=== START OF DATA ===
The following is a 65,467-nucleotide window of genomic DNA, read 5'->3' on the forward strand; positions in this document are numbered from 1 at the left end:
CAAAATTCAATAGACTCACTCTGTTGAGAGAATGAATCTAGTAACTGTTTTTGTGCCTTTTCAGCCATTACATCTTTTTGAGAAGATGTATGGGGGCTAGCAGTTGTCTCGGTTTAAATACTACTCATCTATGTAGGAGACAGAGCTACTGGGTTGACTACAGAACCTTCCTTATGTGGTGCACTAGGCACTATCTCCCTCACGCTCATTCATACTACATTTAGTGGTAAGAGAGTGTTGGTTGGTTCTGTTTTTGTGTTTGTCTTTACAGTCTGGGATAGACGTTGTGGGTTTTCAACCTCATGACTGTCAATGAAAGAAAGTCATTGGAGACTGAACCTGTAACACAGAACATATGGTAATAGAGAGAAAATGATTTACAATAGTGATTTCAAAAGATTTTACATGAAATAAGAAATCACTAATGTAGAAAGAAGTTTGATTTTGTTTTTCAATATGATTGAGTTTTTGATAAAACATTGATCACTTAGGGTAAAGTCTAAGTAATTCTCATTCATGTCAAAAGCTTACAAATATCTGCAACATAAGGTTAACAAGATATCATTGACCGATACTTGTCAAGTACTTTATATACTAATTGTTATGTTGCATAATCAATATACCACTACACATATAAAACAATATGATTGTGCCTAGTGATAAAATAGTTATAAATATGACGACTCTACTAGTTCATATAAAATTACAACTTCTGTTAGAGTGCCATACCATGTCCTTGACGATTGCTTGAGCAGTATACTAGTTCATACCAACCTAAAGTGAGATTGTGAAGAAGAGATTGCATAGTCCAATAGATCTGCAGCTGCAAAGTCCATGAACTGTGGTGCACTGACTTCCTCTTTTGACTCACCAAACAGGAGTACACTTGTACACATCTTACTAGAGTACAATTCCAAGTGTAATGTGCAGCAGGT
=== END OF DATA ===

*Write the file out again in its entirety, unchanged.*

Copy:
The following is a 65,467-nucleotide window of genomic DNA, read 5'->3' on the forward strand; positions in this document are numbered from 1 at the left end:
CAAAATTCAATAGACTCACTCTGTTGAGAGAATGAATCTAGTAACTGTTTTTGTGCCTTTTCAGCCATTACATCTTTTTGAGAAGATGTATGGGGGCTAGCAGTTGTCTCGGTTTAAATACTACTCATCTATGTAGGAGACAGAGCTACTGGGTTGACTACAGAACCTTCCTTATGTGGTGCACTAGGCACTATCTCCCTCACGCTCATTCATACTACATTTAGTGGTAAGAGAGTGTTGGTTGGTTCTGTTTTTGTGTTTGTCTTTACAGTCTGGGATAGACGTTGTGGGTTTTCAACCTCATGACTGTCAATGAAAGAAAGTCATTGGAGACTGAACCTGTAACACAGAACATATGGTAATAGAGAGAAAATGATTTACAATAGTGATTTCAAAAGATTTTACATGAAATAAGAAATCACTAATGTAGAAAGAAGTTTGATTTTGTTTTTCAATATGATTGAGTTTTTGATAAAACATTGATCACTTAGGGTAAAGTCTAAGTAATTCTCATTCATGTCAAAAGCTTACAAATATCTGCAACATAAGGTTAACAAGATATCATTGACCGATACTTGTCAAGTACTTTATATACTAATTGTTATGTTGCATAATCAATATACCACTACACATATAAAACAATATGATTGTGCCTAGTGATAAAATAGTTATAAATATGACGACTCTACTAGTTCATATAAAATTACAACTTCTGTTAGAGTGCCATACCATGTCCTTGACGATTGCTTGAGCAGTATACTAGTTCATACCAACCTAAAGTGAGATTGTGAAGAAGAGATTGCATAGTCCAATAGATCTGCAGCTGCAAAGTCCATGAACTGTGGTGCACTGACTTCCTCTTTTGACTCACCAAACAGGAGTACACTTGTACACATCTTACTAGAGTACAATTCCAAGTGTAATGTGCAGCAGGT